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Bird Defense -Part3-A

1.e4 e5 2.Nf3 Nc6 3.Bb5 Nd4 4.Nxd4 exd4 5.0–0 Bc5 6.d3

As I was surprised by the huge theory lines of this variation, I will leave 6.Bc4 for the next article. Also, I like to note that I cut some long variations in order not to make it a too complicated text, and I suggest to you to fasten your seat belt and  turn your engines on, as you are going to face some bizare moves. So hang on.

6…c6

 

 [6...Nf6?! is too provocative.  7.e5 Nd5 8.Qg4 too menacing.;

 6...Qh4?! is very tempting, but with precise play, White can get the advantage. 7.Nd2 Nf6 8.e5 Ng4 9.h3 Nh6 (9...Nxe5? 10.Re1 f6 11.Nb3! and Black will lose a piece.;9...h5 10.Ne4 Be7 is wining for White. 11.Bf4 ) 10.Ne4;

 6...Ne7 7.Qh5 Bb6 8.Bc4 (8.Bg5 0–0 9.Nd2 f6 10.Bh4 c6 11.Ba4 d5 12.exd5 Nxd5 13.Bb3 Be6) 8...0–0 9.Bg5 with initiative for White.;

6...h5!? is very interesting, a la Morozovitch, and was even played by Bird himself. I recommand to take a look at Part 1 article. 7.c3 c6 8.Bc4 Nf6 9.cxd4 Bxd4 10.Nc3÷]  

 

7.Ba4

 

[7.Bc4?! This is dubious when the d7-pawn is ready to attack! 7...d5 8.exd5 cxd5 9.Re1+

a) 9.Bb3 Ne7 10.Re1 0–0 11.Nd2 Qd6 Black controls a lot of central squares, not to mention the passive bishop on b3.;

 b) 9.Bb5+ Kf8!? (9...Bd7 of course this is enough for a solid play, but as you know by now, the Bird player can make a walk with his king and play for a win!!) 10.Ba4 Qh4 11.Qe1 Ne7 12.Qe5 Be6 13.Bg5 Qg4 (13...Ng6 is a possible and playable alternative) 14.h3 Ng6! 15.Qxd5 Bxd5 16.hxg4 h5 with a strong initiative for the second player.;

 9...Ne7 is very safe for Black , as the Black dark squares bishop has already freed himself, as was shown by Short with his game against Megaranto in Turin Olympiad 2006.]

7…Ne7

 

[7...Nf6? is too provocative: 8.e5 Nd5 9.Qg4 with a strong inittiative.;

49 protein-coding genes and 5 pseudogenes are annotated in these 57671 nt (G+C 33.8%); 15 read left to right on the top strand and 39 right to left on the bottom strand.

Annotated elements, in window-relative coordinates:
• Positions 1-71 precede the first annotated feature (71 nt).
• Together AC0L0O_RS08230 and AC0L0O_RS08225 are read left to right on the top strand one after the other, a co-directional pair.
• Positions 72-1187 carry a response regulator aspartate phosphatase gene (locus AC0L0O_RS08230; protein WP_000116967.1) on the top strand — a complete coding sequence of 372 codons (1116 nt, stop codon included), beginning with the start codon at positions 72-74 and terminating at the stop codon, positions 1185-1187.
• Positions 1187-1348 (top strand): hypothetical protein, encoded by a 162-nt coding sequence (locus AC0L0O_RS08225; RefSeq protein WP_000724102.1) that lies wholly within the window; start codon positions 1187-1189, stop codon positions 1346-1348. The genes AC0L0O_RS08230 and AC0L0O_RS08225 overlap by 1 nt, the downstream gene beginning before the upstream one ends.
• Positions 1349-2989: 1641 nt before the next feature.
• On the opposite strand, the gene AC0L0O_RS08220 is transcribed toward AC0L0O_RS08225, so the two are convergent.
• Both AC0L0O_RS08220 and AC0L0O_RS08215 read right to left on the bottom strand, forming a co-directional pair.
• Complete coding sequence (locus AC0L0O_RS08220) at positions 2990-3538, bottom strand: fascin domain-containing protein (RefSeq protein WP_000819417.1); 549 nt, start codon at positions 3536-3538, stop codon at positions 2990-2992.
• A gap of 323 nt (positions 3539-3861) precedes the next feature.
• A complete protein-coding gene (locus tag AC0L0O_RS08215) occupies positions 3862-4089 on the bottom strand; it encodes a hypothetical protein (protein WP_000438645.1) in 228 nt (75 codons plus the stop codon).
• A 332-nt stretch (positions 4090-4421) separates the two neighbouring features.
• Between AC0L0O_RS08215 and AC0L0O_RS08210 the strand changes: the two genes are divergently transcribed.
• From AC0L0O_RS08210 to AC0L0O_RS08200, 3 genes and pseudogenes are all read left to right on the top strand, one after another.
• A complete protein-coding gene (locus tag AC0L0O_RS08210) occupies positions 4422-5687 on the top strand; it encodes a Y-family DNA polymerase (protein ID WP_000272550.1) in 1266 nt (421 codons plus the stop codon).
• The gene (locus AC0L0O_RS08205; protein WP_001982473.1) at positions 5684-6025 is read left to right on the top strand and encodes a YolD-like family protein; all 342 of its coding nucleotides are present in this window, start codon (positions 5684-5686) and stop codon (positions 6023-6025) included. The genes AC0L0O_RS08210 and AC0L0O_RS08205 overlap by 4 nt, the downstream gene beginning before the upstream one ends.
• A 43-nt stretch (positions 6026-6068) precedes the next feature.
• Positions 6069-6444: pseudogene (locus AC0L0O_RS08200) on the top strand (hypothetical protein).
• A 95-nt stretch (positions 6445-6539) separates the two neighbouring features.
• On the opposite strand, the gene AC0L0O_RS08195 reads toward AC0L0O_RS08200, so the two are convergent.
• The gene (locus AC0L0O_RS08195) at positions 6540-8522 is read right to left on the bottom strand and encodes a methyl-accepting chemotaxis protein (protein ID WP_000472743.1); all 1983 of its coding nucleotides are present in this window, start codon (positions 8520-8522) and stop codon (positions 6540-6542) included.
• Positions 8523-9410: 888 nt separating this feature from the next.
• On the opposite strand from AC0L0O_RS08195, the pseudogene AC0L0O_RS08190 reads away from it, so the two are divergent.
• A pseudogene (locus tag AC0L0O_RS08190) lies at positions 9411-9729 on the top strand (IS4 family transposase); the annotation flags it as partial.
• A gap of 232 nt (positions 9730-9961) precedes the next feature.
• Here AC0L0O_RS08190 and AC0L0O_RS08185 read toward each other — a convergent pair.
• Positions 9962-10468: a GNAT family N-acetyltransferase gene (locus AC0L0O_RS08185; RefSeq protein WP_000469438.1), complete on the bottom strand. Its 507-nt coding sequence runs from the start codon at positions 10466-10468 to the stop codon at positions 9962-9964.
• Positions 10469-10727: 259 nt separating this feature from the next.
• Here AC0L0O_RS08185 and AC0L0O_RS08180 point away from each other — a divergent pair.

7...d5 this move is playable, but preferable to make the recapture with a knight a valid option: 8.exd5 Qxd5 (8...b5 9.Bb3 cxd5 10.a4 (10.Qh5 is a reasonable alternative:  10...Ne7 11.Nd2 Qd6 (11...0–0 12.Ne4 Bb6 13.Ng5 Bf5 is very interesting) 12.Nf3 0–0 13.Re1 a5 planning the classical rook shift to the center through a6 14.a4 b4 15.Bd2 Ra6 16.Re5! Be6 17.Rae1 with a slight advantage for White) 10...b4 11.Re1+ Ne7 12.Bg5 Be6 13.Nd2 and White's position is preferable due to the weak Black's pawn structure.) 9.Nd2 Ne7 10.Ne4 0–0 11.Bb3 is very promising for White.;

 7...d6 8.Bb3 a very flexible move

a) 8.f4 f5! produces a very unclear position, which suits Black very well.

 (8...a5?! 9.a3 creates more option for White in the form of b2-b4.; 8...Nf6 9.f5 gives White a lot of space, without allowing any counter play for Black.)

 9.Bb3 fxe4

 (9...Nf6!? deserves attention: 10.Nd2 Ng4 (10...fxe4 gives a certain attacking chance for White: 11.Nxe4! Bb6 (11...Bf5? 12.Nxc5 dxc5 13.Re1+ Kd7 14.Re5 g6 15.Rxc5; 11...Nxe4 12.dxe4 Qh4 13.f5!) 12.Re1! Kf8! 13.f5 d5 14.Nxf6 Qxf6 15.Qh5 Qf7 16.Qh4 and Black still facing problems with his king's position.) 11.Re1 Qh4 the most aggressive (11...Ne3 interesting, no?! 12.exf5 Kd7 normal. No?! 13.Qh5 Kc7 14.Ne4 g6 15.fxg6 hxg6 16.Qg5 Qxg5 17.fxg5 Bb6 with compensation for the sacrificed pawn.) 12.Nf3! (12.exf5+ Kd8 13.Nf3 Qf2+ 14.Kh1 Bxf5 15.h3 h5 16.Bd2 Qg3 no points for guessing who is better here.) 12...Qf2+ 13.Kh1 planning Re2 13...fxe4 14.Rxe4+! (14.dxe4 d3! 15.h3 Qg3! 16.Rf1 (16.hxg4 h5!) 16...dxc2 17.Qxc2 Nf2+ 18.Rxf2 Qxf2 19.Qc3 Bxh3! 20.gxh3 Qf1+ 21.Kh2 Qf2+ 22.Kh1 not a bad result) 14...Kd8 15.Bd2 d5 16.Re2 Re8 17.Rxe8+ Kxe8 18.Qe1+ Kd8 19.h3 Qxe1+ 20.Rxe1 Nf6 21.Kh2 Bd7 with a very slight advantage for White.)

10.dxe4

 (10.Bxg8 it is very dangerous to be materialistic in this type of position. 10...Rxg8 11.Qh5+ g6 12.Qxh7 Be6 13.Qxb7 Qb6 14.Qxa8+ Kf7 15.Qxg8+ Kxg8 White grabbed some materials, but  1 bishop is half a bishop, 2 bishops are 3 !!)